Two trends in vertical integration. Neither is an obvious step in the right direction on cost and quality.
Some hospital networks also become insurers, By Roni Caryn Rabin (WaPo, 8/25/12):
North Shore-LIJ Health System, with 16 hospitals and more than 300 outpatient centers in Long Island and New York City, is laying the groundwork to be an insurer, as well as a provider of health care. [...]
Hospitals from Colorado to Virginia are exploring similar strategies spurred by rising costs and incentives in the health law. An estimated 20 percent of networks market an insurance product, including MedStar Health, serving the Washington-Baltimore region with Georgetown University Hospital and eight other facilities.
Another 20 percent are exploring doing so, according to a survey last year of 100 hospital leaders by the Advisory Board Co., a research firm. [...]
Of course, Americans rebelled against an earlier iteration of this model, known as managed care, when insurers ran the show. [...]
The transition is complex and fraught with risk for hospitals, experts say. Insurance is a different business from health care and requires its own mind-set and skills. Hospitals will have to change the way they are run and radically alter the way they take care of patients, possibly taking on powerful interests — such as doctors.
To become licensed as an insurer, a health system also needs to have millions of dollars in capital reserves and must run a regulatory gantlet to prove it has an adequate provider network and can deliver required benefits. And a hospital system cannot dip into the health plan’s reserves to fund new services.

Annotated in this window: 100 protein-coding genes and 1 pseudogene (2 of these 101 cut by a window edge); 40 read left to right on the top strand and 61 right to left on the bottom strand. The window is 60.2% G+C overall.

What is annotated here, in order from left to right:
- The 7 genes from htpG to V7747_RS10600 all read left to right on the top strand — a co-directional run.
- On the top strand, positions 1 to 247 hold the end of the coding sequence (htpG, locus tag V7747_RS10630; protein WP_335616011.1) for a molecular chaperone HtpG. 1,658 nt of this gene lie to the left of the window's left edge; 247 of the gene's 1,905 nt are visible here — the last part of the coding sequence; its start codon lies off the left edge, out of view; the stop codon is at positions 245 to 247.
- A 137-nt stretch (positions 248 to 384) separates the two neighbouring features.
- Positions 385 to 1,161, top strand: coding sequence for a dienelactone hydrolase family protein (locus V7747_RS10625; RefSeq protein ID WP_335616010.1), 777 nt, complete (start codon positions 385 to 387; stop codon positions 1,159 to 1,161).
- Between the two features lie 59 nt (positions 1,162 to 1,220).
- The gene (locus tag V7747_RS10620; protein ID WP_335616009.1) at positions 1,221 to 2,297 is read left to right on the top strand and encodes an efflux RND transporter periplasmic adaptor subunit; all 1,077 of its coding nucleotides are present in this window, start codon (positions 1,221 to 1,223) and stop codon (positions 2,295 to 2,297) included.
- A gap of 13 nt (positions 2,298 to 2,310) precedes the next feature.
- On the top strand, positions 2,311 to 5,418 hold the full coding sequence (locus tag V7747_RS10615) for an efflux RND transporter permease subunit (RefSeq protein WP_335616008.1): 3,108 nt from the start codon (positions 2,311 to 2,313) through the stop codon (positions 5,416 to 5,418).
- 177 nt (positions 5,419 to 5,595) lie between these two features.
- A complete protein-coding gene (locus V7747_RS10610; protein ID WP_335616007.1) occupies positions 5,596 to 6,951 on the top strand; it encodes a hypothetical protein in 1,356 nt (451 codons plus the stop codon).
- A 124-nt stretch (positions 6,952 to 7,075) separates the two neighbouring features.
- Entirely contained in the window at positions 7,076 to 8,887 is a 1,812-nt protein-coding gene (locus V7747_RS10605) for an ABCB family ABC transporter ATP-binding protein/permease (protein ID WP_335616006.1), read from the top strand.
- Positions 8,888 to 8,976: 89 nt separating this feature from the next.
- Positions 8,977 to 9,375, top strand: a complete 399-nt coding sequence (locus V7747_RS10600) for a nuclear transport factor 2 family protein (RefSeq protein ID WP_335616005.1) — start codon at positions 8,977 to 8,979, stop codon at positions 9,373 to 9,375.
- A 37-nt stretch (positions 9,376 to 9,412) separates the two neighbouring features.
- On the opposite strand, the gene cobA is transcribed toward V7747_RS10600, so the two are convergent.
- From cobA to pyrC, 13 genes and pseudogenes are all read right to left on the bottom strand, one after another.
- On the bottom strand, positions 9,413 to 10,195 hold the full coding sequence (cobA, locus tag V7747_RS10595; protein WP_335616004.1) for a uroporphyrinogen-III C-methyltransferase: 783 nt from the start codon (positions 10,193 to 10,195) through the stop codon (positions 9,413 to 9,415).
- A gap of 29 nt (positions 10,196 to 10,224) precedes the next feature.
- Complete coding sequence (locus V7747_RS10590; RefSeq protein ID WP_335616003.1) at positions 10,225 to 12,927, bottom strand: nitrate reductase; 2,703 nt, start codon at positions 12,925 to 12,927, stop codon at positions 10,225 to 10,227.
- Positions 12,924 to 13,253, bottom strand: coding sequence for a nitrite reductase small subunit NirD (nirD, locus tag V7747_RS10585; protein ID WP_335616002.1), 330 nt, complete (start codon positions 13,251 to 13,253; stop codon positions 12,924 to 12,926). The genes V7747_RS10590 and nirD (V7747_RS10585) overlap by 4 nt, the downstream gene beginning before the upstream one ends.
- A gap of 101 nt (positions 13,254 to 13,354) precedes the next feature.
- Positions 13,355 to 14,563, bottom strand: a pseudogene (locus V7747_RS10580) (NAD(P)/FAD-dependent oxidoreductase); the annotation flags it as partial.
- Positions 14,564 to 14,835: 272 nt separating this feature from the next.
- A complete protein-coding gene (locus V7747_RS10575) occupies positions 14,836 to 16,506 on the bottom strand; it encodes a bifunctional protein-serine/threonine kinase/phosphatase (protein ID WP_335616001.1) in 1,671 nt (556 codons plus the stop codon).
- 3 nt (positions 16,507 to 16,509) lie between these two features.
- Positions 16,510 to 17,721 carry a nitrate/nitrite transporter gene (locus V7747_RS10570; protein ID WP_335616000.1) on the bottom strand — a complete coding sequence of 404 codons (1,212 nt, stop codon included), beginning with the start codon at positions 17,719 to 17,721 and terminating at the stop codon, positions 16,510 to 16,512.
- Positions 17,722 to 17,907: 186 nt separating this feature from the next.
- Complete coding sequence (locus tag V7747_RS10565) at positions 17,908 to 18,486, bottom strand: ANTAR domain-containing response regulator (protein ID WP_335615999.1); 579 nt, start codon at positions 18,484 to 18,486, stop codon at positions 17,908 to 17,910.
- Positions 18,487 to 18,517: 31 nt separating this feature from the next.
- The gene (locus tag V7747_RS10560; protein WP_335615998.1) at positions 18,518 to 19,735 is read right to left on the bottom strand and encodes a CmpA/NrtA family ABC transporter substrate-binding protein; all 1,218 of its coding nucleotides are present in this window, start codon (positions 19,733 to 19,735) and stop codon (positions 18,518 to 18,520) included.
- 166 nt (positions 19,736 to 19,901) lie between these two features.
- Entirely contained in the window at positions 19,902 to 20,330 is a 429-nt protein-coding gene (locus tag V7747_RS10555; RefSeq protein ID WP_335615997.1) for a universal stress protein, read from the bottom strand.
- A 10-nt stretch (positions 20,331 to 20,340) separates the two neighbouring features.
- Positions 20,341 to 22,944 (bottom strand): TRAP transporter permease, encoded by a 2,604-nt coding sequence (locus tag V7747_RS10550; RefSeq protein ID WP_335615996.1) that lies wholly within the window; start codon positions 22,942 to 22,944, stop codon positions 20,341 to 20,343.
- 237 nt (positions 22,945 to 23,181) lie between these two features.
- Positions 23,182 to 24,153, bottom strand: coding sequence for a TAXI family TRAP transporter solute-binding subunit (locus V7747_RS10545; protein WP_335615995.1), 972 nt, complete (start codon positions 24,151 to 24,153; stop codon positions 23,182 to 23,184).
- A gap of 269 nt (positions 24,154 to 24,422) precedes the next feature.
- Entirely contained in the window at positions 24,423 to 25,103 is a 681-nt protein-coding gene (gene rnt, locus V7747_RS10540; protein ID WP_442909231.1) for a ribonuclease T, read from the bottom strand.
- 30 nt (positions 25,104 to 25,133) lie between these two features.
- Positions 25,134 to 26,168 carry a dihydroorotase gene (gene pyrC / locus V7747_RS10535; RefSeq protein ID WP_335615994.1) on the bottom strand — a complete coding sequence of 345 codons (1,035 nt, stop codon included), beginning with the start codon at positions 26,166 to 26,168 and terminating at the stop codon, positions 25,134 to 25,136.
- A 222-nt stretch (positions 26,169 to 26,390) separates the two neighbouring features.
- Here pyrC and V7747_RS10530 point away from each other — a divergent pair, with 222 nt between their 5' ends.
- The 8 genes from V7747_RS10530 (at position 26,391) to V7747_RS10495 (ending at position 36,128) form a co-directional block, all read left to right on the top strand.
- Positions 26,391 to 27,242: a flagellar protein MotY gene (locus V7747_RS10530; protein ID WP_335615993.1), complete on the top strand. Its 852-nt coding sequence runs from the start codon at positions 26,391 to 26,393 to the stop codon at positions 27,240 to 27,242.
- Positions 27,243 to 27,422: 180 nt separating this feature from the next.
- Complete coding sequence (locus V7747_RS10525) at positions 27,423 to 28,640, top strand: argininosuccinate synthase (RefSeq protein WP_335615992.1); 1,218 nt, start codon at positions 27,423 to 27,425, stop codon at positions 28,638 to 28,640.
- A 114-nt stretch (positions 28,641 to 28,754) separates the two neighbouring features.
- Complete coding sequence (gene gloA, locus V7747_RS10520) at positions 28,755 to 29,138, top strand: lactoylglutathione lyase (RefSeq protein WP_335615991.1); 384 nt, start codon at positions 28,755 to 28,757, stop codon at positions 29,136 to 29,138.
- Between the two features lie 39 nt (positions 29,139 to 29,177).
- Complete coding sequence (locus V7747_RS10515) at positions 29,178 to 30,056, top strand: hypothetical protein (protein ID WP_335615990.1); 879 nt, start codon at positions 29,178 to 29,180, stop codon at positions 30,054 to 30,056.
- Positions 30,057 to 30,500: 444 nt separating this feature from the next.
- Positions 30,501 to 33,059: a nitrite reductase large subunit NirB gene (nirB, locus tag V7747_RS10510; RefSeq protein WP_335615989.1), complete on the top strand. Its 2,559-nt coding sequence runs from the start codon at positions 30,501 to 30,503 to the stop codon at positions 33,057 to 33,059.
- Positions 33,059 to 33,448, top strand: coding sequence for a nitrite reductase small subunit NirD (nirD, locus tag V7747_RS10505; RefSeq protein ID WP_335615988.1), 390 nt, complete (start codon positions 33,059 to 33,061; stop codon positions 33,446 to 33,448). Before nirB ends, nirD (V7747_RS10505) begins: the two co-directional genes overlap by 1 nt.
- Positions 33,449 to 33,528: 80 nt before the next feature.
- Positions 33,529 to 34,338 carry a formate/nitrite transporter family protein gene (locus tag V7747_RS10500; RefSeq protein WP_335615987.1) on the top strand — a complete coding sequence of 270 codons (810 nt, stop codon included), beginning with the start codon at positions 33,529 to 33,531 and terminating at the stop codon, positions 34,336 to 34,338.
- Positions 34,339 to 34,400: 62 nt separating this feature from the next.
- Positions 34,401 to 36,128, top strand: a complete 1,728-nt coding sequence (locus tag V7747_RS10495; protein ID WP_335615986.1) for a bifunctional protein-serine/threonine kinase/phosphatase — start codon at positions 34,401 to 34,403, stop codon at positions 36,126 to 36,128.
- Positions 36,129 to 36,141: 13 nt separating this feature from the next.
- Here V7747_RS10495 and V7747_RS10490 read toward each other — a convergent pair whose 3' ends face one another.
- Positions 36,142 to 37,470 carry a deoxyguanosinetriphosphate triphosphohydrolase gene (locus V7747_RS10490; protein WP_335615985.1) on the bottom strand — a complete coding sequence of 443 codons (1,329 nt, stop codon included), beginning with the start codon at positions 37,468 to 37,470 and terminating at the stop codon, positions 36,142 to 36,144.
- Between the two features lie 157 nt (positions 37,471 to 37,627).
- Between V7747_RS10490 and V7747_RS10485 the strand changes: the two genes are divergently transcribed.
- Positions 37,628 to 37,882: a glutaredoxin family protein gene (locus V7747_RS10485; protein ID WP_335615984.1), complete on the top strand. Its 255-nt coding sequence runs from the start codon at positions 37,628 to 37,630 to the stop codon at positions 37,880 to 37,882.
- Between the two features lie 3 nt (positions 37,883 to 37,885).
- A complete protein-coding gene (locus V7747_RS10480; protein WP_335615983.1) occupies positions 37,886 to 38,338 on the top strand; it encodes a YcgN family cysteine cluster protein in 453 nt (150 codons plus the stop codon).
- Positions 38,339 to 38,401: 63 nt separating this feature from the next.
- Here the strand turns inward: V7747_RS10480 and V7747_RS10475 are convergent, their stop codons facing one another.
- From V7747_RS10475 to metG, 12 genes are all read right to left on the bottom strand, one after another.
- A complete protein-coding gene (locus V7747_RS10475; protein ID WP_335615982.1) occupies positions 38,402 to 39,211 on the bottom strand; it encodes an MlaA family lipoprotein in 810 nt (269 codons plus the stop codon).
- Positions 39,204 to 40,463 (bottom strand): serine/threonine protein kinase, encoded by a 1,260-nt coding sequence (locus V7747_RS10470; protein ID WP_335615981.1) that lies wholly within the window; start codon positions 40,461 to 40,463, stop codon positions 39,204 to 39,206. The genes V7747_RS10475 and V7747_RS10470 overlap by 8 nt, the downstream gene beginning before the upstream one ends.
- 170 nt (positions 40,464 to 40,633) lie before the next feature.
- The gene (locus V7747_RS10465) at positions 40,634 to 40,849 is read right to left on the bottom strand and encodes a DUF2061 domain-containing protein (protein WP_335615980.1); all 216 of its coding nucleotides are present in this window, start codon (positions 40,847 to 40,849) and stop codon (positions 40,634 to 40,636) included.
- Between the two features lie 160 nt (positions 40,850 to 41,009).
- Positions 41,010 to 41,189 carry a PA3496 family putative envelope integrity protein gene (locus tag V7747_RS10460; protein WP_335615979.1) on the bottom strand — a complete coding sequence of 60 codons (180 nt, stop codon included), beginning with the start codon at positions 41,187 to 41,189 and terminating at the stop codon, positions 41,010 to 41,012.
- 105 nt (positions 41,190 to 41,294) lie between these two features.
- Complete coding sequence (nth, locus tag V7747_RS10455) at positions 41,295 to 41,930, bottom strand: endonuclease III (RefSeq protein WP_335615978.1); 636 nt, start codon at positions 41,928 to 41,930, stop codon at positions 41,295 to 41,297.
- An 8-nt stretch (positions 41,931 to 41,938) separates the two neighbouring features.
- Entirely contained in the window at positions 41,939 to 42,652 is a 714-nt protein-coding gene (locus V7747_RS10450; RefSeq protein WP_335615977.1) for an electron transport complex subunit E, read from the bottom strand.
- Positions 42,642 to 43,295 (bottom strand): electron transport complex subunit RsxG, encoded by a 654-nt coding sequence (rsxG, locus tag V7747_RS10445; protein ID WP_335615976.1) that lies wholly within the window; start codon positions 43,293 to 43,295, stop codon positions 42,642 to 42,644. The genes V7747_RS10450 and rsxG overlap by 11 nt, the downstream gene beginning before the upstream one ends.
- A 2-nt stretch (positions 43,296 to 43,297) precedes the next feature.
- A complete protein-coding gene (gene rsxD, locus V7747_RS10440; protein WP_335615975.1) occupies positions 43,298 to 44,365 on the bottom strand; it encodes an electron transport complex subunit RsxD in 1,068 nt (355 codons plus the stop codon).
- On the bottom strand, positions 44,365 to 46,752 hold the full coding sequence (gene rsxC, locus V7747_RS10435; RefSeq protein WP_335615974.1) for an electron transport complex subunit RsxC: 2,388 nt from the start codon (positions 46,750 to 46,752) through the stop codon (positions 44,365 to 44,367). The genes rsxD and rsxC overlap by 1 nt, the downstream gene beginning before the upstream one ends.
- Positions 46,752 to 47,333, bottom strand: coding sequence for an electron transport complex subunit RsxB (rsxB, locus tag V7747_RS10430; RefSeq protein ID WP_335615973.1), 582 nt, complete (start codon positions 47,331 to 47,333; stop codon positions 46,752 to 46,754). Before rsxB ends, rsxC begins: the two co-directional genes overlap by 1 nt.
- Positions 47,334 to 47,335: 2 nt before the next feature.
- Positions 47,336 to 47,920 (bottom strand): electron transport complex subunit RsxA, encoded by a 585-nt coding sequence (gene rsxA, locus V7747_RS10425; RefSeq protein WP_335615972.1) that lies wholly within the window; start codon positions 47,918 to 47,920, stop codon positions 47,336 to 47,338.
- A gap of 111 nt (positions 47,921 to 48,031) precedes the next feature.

Same Doctor Visit, Double the Cost, by Anna Mathews (WSJ, 8/26/12)
Dr. Hubbard was caught up in a structural shift that is sweeping through health care in the U.S.—hospitals are increasingly acquiring private physician practices.
Hospitals say the acquisitions will make health care more efficient. But the phenomenon, in some cases, also is having another effect: higher prices.
As physicians are subsumed into hospital systems, they can get paid for services at the systems’ rates, which are typically more generous than what insurers pay independent doctors. What’s more, some services that physicians previously performed at independent facilities, such as imaging scans, may start to be billed as hospital outpatient procedures, sometimes more than doubling the cost. [...]
Major health insurers say a growing number of rate increases are tied to physician-practice acquisitions. The elevated prices also affect employers, many of which pay for their workers’ coverage. A federal watchdog agency said doctor tie-ups are likely resulting in higher Medicare spending as well, because the program pays more for some services performed in a hospital facility.
With private insurers, hospital systems with strong market heft can often negotiate higher rates for physician services than independent doctors get. The differential varies widely, anywhere from 5% or less to between 30% and 40%, industry officials say.
The bounce can be far greater: Blue Shield of California said that after one group of physicians based in Burlingame, Calif., came under the umbrella of thepowerfulSutter Healthsystem in 2010, its rates for services increased about 140%. The insurer said it saw a jump of approximately 95% after a Santa Monica, Calif., group became part of the UCLA Health System in January 2011.